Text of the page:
And don't stop dodge-rolling once you enter.
HIGH Clearing an entire floor without taking a hit is incredibly satisfying.
LOW The randomness can make some playthroughs impossible to complete.
WTF Pop culture references, like the Nintendo zapper from Duck Hunt.
25 hours in, and I've only scratched the surface of Enter the Gungeon. I have made progress, though—I've unlocked around 60% of the guns, items and additional features, and the starting area is almost filled out with playable characters and NPCs. However, I've not even seen the final floor of the 'gungeon' yet and I certainly haven't rolled credits.
I'm outlining these things because they illustrate two key aspects of Gungeon: first, that it's difficult, and second, that it can be very, very random.
In the same vein as Binding of Isaac and Nuclear Throne, Enter the Gungeon is a randomly-generated, top-down shooter that asks players to clear floors of enemies before taking on a boss and then moving down to the next area. The concept isn't exactly fresh, but Gungeon brings a lot to the table to differentiate itself from the crowd.
Why are we gungeon-ing? Apparently there's a weapon that exists on the bottom floor capable of erasing the past. Players take control of one of four starting characters in a bid to find this gun. Each character has different abilities or starting equipment, and this variety is part of the challenge. The Hunter starts with a crossbow and a helpful dog, the Convict has a shotgun and molotovs, the Pilot has a lockpick and can haggle with shops, and the Marine starts with armour, one ammo drop and the ability to reload faster.
This should lead directly into discussing the guns, but first, it's worth mentioning that the tutorial teaches not only how to shoot, but most importantly, how to dodge.
The dodge-roll is perhaps the most vital weapon in the player's arsenal. It not only gets the player out of the way of bullets quickly, but it allows rolling through bullets when timed correctly. It's imperative that the dodge-roll is used and mastered—as the game goes on, some enemies and bosses take a very bullet-hell approach which means relying on the standard movement is an easy way to get killed.
Now, let's look at the guns, and there's a lot of them. Some are modeled on real life, like the Derringer, M16, Uzi, and Revolver. Others are wackier in their approach—the Glacier gun shoots ice cubes, Void weapons fire energy blasts, Super Soakers shoot streams of water to push enemies back. There's even a T-Shirt Cannon, a gun that fires pillows, and some guns become melee weapons while reloading. Further, many guns are based on pop culture. The proton pack from Ghostbusters, Megaman's arm cannon, and the Nintendo Zapper from Duck Hunt all make appearances.
Gungeon doesn't just offer variety in its firearms, but depth. The Mailbox gun fires envelopes at enemies, but the last shot will always be a package which carries more force and damage. Other weapons have similar quirks, and it's in this minutiae that the game steps out of the crowd. Once enemy patterns are learned and the guns become familiar, knowing when to reload or when to hold onto that last powerful shot are key tactics, and they're vital because Gungeon isn't easy.
The enemies will use flanking patterns, unleash poison or even set everything on fire in a bid to halt the player's progress, and that's before the bosses show up. The final area of each floor contains one of several hulking monsters that spew waves of bullets, fire a myriad of guns at the same time, use freeze shots, gang up on the player, and more. Thankfully, if ever seriously overwhelmed at any point, a special item called a ‘Blank' can be activated to remove all bullets currently in the air, but these blanks are limited. Save ‘em for emergencies!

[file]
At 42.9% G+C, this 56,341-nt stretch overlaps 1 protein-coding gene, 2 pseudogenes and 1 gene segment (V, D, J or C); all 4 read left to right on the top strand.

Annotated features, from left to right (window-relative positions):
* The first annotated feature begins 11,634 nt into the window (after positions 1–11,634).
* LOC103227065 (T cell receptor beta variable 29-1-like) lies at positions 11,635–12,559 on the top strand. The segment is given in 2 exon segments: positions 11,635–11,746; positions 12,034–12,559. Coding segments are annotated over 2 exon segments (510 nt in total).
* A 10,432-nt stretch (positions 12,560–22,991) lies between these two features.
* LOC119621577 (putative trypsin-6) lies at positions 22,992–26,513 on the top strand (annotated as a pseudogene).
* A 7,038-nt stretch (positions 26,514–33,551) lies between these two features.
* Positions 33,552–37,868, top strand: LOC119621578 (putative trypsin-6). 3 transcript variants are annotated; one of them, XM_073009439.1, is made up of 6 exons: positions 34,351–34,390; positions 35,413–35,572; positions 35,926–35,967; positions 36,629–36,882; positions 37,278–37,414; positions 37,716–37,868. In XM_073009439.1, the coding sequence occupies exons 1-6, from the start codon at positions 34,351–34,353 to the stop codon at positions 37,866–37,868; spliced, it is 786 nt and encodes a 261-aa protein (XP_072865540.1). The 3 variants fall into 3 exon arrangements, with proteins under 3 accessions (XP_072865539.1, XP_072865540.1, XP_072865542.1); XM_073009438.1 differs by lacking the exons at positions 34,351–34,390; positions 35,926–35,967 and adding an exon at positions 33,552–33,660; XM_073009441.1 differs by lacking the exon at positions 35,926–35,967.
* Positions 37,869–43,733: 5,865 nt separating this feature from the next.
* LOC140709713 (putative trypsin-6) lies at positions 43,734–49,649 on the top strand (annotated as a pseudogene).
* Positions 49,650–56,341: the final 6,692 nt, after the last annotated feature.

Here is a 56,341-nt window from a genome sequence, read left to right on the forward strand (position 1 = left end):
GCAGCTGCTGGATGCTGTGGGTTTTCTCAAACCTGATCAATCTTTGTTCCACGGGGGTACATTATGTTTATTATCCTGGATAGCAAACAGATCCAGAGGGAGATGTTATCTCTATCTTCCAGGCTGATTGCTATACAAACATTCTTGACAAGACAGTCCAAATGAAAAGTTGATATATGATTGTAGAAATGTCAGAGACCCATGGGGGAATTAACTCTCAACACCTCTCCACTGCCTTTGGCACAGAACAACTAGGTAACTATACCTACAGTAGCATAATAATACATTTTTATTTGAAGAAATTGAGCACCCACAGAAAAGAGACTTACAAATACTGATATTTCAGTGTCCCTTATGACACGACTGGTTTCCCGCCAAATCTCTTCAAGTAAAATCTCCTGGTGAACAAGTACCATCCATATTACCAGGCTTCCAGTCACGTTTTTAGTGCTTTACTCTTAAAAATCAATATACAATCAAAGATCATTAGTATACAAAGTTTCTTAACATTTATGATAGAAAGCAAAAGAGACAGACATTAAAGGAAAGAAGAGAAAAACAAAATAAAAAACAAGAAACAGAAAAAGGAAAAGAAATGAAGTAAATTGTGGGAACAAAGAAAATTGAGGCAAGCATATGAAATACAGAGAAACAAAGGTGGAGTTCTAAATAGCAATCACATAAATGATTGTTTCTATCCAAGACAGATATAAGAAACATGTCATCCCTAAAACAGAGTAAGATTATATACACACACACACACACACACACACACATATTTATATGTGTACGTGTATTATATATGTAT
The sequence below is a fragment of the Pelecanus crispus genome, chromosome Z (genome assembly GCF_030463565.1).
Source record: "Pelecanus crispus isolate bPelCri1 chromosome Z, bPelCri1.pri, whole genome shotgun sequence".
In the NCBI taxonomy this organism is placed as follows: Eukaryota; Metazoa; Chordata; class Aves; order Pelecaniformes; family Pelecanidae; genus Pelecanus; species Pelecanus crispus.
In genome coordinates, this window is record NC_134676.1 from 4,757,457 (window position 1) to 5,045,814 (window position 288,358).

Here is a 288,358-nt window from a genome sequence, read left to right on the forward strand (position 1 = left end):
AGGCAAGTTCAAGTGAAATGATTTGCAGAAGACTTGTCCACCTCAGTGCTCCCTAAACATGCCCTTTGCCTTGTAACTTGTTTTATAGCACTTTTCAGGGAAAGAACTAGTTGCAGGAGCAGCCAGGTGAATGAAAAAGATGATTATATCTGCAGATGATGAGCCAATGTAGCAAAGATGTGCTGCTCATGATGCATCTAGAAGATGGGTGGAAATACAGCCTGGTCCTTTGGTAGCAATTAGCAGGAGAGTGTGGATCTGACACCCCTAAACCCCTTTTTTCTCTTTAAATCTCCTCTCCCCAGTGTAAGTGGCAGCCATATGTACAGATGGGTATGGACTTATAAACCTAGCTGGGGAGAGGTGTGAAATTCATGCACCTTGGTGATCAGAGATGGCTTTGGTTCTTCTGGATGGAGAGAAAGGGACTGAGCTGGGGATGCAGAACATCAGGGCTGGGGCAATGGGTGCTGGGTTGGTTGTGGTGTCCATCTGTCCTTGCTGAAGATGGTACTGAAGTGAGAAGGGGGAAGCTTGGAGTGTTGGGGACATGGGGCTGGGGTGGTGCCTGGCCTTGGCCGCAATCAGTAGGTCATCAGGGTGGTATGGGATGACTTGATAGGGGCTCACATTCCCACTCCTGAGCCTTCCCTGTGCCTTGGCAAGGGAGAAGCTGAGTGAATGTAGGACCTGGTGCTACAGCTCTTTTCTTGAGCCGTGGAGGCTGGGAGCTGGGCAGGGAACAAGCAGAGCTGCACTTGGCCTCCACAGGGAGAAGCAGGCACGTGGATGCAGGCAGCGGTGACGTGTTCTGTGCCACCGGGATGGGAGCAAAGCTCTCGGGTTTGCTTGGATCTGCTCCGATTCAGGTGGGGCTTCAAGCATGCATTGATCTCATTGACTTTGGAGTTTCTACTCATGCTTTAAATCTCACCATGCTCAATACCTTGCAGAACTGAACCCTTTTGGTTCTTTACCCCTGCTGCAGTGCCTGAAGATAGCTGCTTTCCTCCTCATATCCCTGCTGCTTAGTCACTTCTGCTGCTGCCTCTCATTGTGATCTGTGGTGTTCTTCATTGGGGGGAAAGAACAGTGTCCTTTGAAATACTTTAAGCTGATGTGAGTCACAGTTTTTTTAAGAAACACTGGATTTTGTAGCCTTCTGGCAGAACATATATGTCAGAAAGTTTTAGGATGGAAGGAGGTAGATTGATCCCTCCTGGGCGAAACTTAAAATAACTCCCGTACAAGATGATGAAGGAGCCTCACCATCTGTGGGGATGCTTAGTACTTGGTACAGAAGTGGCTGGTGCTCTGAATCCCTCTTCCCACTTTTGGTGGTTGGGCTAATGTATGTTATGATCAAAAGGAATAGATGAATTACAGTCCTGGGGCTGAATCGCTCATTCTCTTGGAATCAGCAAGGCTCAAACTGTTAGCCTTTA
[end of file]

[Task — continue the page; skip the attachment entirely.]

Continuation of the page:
Being a roguelike, the experience is built on several randomly-generated factors. The first of these is the map itself, which will always be different—rooms change shape and size, and item placements and enemies within will be a surprise each time. The only constant are the shops. One will always appear per floor, but the contents for sale always vary.
Yes, there are times when Lady Luck doesn't smile and a run ends up being slightly dull with minimal guns and the least impressive bosses, but I loved the way Gungeon constantly changed, and it feels fresh each time it starts. I usually had an insane grin plastered across my face as I shot skulls at walking bullets, blobs of goo or massive Iron Maidens.
Enter the Gungeon is a wonderful mix of intricate difficulty and vast silliness (dodge)rolled into one— Any player partial to roguelikes or bullet-hell games will find a lot to do, and completists will
Disclosures: This game was obtained via the publisher and reviewed on PC. 25 hours was spent playing the game, and the game was not completed. No time was spent in co-op.
Parents: According to the ESRB, this game contains: fantasy violence, mild language and use of tobacco. The game isn't necessarily mature, it contains no swearing and very little blood. However, as it states in the name, it is very much about guns and shooting enemies in both realistic and ridiculous scenarios.
Deaf & Hard of Hearing: There are subtitles throughout and visual cues to show enemies off screen.
Colorblind Modes: There are no colorblind modes available.
Remappable Controls: It very simply uses the analogue sticks to move and shoulder buttons to roll and shoot, and these can be remapped. The vibration is used frequently but can be switched off. When playing on PC, all button prompts can be changed to represent the control method being used, e.g using an Xbox pad will show Xbox buttons on screen.
Latest posts by Daniel Lipscombe (see all)
- Return to Popolocrois: A Story of Seasons Fairytale Review - May 13, 2016
- Enter The Gungeon Review - April 29, 2016
- Hands On With: Prison Architect, Xbox One - March 25, 2016